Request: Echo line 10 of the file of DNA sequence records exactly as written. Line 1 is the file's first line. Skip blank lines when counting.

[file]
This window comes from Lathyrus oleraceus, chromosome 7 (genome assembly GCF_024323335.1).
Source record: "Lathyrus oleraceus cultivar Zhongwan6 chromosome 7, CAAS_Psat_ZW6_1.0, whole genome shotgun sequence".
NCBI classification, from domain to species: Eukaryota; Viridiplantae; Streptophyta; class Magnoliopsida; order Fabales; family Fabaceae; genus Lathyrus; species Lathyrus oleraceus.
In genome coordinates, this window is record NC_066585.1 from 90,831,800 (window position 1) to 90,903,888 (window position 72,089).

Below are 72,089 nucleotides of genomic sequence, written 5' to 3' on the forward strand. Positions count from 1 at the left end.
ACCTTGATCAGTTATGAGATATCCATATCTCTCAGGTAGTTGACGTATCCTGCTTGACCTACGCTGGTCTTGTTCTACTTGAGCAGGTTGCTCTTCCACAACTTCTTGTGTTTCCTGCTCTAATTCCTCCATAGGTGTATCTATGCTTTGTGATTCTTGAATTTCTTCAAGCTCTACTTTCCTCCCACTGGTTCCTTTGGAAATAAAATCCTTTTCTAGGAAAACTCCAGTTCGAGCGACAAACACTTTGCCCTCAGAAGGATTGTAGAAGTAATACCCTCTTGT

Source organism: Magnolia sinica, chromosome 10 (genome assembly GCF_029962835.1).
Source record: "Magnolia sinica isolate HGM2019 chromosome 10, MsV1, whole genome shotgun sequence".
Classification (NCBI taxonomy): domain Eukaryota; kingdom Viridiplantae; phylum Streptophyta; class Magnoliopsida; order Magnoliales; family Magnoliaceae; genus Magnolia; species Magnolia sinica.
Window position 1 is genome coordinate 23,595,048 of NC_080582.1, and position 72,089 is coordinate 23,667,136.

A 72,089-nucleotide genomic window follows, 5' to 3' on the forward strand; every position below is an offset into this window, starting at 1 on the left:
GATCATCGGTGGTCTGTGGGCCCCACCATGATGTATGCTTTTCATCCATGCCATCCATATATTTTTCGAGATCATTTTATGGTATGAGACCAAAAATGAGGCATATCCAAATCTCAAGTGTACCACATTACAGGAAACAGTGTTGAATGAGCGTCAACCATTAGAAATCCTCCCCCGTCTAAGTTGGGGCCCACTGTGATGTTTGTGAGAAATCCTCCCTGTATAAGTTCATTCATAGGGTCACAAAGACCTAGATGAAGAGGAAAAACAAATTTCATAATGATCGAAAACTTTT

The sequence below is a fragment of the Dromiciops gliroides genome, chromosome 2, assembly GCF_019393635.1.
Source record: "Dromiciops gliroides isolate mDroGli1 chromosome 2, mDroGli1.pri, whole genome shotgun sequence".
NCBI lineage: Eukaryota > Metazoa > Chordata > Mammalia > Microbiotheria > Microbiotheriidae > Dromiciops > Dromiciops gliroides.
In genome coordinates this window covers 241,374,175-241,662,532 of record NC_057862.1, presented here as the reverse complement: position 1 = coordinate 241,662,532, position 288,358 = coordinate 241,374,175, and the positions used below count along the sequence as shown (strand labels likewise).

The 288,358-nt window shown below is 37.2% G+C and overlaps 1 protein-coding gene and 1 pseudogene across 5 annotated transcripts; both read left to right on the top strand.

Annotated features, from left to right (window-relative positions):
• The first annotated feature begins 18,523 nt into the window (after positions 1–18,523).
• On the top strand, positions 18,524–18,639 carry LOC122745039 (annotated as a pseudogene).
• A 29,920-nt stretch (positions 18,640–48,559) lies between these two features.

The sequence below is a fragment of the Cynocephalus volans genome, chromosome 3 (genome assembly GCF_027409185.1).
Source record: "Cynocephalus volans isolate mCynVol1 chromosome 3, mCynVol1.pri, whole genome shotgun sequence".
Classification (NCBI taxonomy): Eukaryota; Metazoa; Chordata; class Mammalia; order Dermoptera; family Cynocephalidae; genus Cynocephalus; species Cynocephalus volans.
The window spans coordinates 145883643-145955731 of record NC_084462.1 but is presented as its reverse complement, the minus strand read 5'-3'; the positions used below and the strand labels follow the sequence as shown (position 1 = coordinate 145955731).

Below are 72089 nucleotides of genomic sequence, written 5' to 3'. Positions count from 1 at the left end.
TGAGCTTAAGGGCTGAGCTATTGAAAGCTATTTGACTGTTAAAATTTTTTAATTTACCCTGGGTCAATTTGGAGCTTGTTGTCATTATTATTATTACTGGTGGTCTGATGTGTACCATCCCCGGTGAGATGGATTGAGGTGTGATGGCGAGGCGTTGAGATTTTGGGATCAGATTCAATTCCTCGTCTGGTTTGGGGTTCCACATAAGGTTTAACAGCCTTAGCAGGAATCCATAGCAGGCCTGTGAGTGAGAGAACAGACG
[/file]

Window position 1 is genome coordinate 23,595,048 of NC_080582.1, and position 72,089 is coordinate 23,667,136.